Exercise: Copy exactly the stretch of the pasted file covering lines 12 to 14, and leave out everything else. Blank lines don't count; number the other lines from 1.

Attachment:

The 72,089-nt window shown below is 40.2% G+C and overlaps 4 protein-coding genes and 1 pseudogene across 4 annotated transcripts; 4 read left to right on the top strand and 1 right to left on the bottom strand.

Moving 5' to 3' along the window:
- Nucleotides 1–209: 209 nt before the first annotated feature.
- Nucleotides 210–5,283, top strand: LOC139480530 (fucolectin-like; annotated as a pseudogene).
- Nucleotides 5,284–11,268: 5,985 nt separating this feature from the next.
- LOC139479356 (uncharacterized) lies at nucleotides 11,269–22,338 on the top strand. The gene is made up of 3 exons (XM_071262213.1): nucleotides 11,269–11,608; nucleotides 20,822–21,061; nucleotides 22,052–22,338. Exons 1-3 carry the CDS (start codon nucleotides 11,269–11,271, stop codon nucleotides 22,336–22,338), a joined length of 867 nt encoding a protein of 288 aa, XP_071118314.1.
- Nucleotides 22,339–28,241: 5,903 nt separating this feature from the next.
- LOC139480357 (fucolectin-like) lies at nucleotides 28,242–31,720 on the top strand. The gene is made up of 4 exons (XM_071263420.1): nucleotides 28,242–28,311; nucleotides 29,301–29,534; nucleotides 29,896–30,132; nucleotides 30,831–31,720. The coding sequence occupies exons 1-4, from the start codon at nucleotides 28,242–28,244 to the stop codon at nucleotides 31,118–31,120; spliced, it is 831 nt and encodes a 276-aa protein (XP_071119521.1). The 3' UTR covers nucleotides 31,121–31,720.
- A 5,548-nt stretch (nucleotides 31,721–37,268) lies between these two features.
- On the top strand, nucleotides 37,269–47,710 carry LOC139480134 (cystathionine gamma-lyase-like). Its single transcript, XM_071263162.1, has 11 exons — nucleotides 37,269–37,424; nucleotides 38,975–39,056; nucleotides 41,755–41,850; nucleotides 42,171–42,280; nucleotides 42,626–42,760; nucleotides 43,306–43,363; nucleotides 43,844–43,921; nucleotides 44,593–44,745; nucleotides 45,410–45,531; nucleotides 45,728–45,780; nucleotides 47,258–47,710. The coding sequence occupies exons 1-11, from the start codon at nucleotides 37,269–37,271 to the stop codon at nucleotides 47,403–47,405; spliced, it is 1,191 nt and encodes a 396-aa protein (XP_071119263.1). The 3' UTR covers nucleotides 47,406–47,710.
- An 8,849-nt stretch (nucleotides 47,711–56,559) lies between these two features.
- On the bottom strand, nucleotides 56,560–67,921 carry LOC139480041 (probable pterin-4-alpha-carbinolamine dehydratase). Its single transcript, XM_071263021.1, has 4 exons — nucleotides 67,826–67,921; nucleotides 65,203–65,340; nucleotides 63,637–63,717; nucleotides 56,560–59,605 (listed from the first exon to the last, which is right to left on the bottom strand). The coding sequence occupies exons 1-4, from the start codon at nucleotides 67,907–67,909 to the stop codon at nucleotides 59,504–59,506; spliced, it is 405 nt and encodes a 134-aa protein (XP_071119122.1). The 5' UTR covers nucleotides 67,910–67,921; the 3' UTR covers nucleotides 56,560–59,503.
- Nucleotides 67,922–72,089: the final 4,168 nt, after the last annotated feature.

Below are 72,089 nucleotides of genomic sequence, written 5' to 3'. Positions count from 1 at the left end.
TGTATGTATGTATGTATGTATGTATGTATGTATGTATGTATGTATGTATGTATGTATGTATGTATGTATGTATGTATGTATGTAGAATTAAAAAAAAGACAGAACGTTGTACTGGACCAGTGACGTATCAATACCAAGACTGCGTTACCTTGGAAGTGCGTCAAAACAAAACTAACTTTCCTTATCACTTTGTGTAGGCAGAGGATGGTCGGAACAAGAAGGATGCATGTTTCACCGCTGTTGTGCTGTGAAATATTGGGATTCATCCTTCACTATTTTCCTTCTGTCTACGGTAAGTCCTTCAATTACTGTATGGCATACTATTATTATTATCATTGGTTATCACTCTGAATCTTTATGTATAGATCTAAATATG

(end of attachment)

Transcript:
- On the bottom strand, nucleotides 56,560–67,921 carry LOC139480041 (probable pterin-4-alpha-carbinolamine dehydratase). Its single transcript, XM_071263021.1, has 4 exons — nucleotides 67,826–67,921; nucleotides 65,203–65,340; nucleotides 63,637–63,717; nucleotides 56,560–59,605 (listed from the first exon to the last, which is right to left on the bottom strand). The coding sequence occupies exons 1-4, from the start codon at nucleotides 67,907–67,909 to the stop codon at nucleotides 59,504–59,506; spliced, it is 405 nt and encodes a 134-aa protein (XP_071119122.1). The 5' UTR covers nucleotides 67,910–67,921; the 3' UTR covers nucleotides 56,560–59,503.
- Nucleotides 67,922–72,089: the final 4,168 nt, after the last annotated feature.

Below are 72,089 nucleotides of genomic sequence, written 5' to 3'. Positions count from 1 at the left end.